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My friend and IT thought leader, Gene Kim, often refers to high-performing IT shops as “people with good IT kung fu.” What he means by that is that these organizations have good skills, agility, and effective practices.

Lately, the news has been full of reports of botnets and other attacks that have gone unnoticed for looong periods of time.  For example, consider the Kneber botnet.  As was reported in The Washington Post,

“The attack, which began in late 2008 and was discovered [in January 2010], targeted proprietary corporate data, e-mails, credit-card transaction data and login credentials at companies in the health and technology industries in 196 countries…”

To use one of Gene’s favorite phrases, “Holy crap!”  That means these companies were compromised for over a year before they even noticed!  Not good – in fact, totally unacceptable.

Why were these people surprised?

I’d be willing to bet many of these companies had deployed “state of the art” security tools, and the actions leading up to their breaches were still not noticed.   Why not?

I think there are several contributing factors:

  • More data isn’t better, it’s just more.
    • A lot of people decide to try to solve the problem by throwing yet another “sensor” into the mix, which just creates more alerts, more alarms, and more noise.  In essence this just creates a big landfill of events.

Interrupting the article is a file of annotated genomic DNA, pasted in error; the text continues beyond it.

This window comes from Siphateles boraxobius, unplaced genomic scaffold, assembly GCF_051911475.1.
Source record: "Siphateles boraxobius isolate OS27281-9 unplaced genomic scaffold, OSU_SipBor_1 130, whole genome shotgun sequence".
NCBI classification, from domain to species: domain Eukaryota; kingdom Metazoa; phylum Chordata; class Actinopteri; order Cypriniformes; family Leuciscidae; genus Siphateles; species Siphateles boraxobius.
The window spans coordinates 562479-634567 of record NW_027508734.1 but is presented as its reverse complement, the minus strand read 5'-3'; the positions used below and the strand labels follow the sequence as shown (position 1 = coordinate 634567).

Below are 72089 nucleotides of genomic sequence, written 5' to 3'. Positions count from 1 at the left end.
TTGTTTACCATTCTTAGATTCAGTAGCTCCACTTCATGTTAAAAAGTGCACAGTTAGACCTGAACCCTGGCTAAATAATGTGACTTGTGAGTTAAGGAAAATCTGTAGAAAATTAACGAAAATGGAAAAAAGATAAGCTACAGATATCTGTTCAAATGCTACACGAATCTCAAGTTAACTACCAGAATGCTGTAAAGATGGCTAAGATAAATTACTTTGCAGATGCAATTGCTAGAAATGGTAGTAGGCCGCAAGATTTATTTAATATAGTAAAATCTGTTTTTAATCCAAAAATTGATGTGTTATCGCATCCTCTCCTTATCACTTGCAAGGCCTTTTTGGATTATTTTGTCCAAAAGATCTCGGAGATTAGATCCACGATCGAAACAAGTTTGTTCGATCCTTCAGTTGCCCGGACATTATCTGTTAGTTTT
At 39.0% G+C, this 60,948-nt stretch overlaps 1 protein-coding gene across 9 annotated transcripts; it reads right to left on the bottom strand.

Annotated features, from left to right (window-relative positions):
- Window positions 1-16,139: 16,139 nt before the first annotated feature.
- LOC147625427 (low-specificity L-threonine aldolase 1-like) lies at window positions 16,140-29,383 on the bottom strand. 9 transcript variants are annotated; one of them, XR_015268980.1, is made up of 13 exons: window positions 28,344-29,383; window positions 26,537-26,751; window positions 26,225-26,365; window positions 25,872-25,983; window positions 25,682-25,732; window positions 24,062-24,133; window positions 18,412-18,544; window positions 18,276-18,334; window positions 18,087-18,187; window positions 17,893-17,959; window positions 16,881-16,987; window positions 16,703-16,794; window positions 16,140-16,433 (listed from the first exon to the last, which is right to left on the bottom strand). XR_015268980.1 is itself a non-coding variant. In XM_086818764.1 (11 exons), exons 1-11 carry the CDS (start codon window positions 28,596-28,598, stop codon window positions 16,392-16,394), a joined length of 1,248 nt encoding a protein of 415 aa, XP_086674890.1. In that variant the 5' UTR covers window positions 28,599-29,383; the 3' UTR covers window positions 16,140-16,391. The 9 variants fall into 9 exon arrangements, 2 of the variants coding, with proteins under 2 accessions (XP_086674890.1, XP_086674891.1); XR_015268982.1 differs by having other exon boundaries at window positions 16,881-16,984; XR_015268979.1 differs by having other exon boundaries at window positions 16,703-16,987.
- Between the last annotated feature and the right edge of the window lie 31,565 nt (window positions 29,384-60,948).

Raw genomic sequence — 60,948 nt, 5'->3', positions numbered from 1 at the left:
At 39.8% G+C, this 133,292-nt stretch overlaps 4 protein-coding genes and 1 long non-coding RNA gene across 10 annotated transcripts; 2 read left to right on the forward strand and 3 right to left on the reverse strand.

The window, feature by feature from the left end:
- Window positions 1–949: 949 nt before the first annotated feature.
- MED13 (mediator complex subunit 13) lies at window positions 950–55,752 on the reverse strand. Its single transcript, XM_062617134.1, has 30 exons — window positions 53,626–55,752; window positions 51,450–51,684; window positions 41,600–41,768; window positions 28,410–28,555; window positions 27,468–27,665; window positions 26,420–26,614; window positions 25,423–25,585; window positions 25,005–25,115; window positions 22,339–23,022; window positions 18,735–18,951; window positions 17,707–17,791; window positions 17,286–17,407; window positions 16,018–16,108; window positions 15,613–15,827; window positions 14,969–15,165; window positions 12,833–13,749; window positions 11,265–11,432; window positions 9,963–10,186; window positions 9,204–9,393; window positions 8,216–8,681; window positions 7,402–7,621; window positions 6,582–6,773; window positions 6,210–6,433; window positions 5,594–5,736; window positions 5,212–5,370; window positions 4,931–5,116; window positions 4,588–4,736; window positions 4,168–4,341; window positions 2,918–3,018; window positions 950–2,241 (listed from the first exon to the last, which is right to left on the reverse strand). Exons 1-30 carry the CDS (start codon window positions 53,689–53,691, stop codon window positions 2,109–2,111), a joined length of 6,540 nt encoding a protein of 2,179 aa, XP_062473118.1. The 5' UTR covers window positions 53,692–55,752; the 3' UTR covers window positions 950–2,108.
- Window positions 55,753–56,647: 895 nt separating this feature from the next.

• External threats and events are only part of the story.
    • Lots of security is focused on the baddies “out there.”  But lots of exploits happen when trusted insiders do something they shouldn’t – such as clicking on a nasty link, using a weak password, breaking a rule, sharing a password, or misconfiguring something.  In other words, “I have seen the enemy, and they are us.”
  • It’s about results, not just activity.
    • There is a lot of focus on suspicious events, traffic, etc.  But that’s only part of the story – you also need to keep an eye on the results of those activities:  what’s changed on your systems, how does that compare to your standards & policies, are things configured consistently, etc.

So what?

So what does this all mean?  I’ll go into that more in the future, but for now – think about these things:

  • Virtually all breaches leave evidence – changes in your IT infrastructure that you should be able to notice.
  • Many breaches take advantage of misconfigured, weakly configured, or inconsistently configured infrastructure.
  • The people you trust on your systems are highly likely to be a source or vector for any compromise you experience.
  • Many of the 2,500 companies affected by the Kneber botnet thought they were secure, and had plenty of data in their event landfills.  But they still got hit and didn’t find out for a very long time.

So…how good is your IT security kung fu?  And how do you know it’s working?